I’m not much of a gambler, but I do love putting my neck on the line. If I’m right; awesome! If I’m not, it gives me the chance to work on humility. I’m deducing, hoping and praying that there is no clot.

After 22 hours on a trolley in the corridor of the emergency room, I am now in a modest bed by a window in a room called St. Ursula. Obviously named by the nuns who ran the hospital back in the day. Wasn’t she the hideous woman with the octopus legs and the fab baritone voice in “The Little Mermaid”?

I haven’t eaten, I can’t have a drop of water and I’ve already been through the x-rays and CT scans and ultra-sound. I now await the ‘non-invasive’ procedure of having a little camera shoved down my throat. Thank God I’m allergic to shellfish and was spared the iodine injection that would light up the blood vessels in my lungs.

I’m grateful for the care, even though I’m pretty sure I will get the same bill for my full day’s stay in the corridor as the woman who is in the bed next to me on the ward, who was served dinner, had her own toilet and could turn the glaring overhead light off if she wanted to, while watching her tv.
“Dems de breaks…”

My honest opinion? I think a decade of grief swaddled in my inevitable positivity capped off by my father’s death and my mother’s subsequent accident has dramatically begged for my attention. There’s no shame in that. I’m a “get on with it” kind of gal, and for me, sometimes it takes a little drama to slow me down. You also know that I’m going to turn around and immediately share it with you, so that you might recognise the pattern in your own life. That’s simply who I am and what I do.

I saw something recently that eloquently put it like this:

“The loneliest people are the kindest. The saddest people smile the brightest. The most damaged people are the wisest. All because they do not wish to see anyone else suffer the way they do.”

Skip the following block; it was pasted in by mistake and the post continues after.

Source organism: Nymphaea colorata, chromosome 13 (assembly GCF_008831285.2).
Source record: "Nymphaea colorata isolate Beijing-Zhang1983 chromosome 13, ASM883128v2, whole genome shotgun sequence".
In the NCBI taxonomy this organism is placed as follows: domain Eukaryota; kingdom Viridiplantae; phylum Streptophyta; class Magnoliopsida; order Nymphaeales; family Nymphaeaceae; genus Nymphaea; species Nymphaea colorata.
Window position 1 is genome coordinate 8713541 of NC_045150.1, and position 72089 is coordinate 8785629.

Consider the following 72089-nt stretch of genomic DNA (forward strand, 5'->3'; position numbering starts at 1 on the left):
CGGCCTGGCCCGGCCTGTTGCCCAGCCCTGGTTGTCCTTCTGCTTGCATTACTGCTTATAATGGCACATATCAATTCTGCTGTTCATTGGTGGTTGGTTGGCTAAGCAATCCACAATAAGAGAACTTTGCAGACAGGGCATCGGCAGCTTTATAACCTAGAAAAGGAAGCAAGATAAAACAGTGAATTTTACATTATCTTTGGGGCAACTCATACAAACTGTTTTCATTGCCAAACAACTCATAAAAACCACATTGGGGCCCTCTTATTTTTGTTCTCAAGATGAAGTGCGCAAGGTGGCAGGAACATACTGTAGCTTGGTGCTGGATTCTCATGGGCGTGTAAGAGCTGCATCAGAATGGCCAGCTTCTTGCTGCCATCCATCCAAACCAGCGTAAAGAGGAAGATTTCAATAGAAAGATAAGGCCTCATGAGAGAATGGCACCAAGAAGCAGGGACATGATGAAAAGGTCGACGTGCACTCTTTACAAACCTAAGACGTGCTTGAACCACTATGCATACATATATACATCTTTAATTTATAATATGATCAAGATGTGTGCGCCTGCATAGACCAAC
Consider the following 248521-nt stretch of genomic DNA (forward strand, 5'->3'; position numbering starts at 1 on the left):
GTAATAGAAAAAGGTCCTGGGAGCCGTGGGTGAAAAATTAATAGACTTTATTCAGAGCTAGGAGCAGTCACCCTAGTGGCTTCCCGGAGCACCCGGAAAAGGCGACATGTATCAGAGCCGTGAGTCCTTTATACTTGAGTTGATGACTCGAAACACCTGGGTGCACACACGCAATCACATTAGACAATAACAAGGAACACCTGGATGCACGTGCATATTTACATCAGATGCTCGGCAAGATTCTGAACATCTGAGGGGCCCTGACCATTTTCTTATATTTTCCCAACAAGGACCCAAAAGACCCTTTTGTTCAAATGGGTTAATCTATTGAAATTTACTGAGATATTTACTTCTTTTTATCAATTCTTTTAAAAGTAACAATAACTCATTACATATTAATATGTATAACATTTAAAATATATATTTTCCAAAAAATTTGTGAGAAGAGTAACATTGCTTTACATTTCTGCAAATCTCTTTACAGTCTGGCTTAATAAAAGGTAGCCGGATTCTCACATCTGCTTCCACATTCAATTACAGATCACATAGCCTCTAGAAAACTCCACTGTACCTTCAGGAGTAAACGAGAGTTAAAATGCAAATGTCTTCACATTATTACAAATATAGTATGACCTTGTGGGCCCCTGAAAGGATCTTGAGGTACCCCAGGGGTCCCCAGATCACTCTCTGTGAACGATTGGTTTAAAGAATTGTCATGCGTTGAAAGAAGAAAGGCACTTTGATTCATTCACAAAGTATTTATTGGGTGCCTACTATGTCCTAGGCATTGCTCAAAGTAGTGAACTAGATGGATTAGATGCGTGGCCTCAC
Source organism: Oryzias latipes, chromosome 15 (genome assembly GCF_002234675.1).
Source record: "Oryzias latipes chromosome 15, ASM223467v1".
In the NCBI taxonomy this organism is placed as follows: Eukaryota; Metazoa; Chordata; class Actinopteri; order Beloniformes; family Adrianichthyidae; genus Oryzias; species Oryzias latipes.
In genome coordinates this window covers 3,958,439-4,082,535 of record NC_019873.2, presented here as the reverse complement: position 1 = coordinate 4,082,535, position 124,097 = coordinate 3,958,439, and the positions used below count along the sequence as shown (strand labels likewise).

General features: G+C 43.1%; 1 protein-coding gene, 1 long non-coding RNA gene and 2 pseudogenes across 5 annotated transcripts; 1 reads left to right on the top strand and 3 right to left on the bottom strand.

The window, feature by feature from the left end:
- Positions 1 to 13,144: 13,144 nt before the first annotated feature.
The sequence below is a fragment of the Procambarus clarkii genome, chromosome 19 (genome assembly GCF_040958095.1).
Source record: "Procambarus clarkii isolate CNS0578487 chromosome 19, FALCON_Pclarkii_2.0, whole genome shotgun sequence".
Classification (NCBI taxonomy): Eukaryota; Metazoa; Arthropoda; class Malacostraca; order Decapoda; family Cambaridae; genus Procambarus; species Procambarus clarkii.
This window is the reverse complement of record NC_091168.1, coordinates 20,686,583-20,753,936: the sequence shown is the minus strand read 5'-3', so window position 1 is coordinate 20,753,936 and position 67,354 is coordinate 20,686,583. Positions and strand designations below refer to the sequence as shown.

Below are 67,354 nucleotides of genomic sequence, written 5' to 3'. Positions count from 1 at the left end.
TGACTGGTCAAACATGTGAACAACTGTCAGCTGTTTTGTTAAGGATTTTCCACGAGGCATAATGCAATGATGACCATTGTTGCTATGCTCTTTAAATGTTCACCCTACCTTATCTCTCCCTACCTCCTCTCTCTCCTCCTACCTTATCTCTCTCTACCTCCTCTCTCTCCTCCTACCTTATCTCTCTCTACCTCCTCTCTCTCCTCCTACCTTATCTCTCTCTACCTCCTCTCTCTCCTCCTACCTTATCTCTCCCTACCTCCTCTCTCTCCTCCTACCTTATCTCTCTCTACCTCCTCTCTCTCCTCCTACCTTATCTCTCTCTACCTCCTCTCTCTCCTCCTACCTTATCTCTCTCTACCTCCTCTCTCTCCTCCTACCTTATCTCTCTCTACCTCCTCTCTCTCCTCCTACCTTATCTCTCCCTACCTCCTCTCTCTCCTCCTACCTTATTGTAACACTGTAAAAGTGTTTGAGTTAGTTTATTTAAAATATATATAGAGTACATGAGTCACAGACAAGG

If through my life, I can create a way to help people grow through realisation, without having to sustain the damage to body or spirit, then I’m on to something big. Don’t ever, for one moment, allow yourself to believe that not one person cares about you. Even if we haven’t yet met, I love you and I’m going to share my trials and tribulations so that you may recognise your own strength and divinity. It’s a consciousness, a way of being, taught by many before and many to come. It belongs to all of us.

I will admit to pangs of sadness when they asked for the contact details of my spouse or partner, my next of kin or even family close by. The life I am leading comes with a price tag. All of ours do. I cried more for my children and their stark realisation while sitting next to me in the hospital.

“What happens to us, Mommy, if something happens…”

It is what it is, and sometimes what it is really sucks.

On the other hand, I delve deeper into the mystery that is my body this time around. That excites me; it always has. I took the ‘living on the edge’, ‘squeeze every drop out of life’ thing very seriously. With great sadness comes compassion for others. With fear for one’s health or safety comes the opportunity to exhibit faith. It, too, is what it is, and sometimes what it is, is awe-inspiring.

So that’s today’s update from St. Ursula on the ward. I promise to keep you posted on the outcome of the diagnosis duel. My money is on me! However, I’m prepared to eat humble pie if I’m wrong. Under the circumstances, a piece of pie wouldn’t go astray, so I can’t lose!

Hang tough, my friends!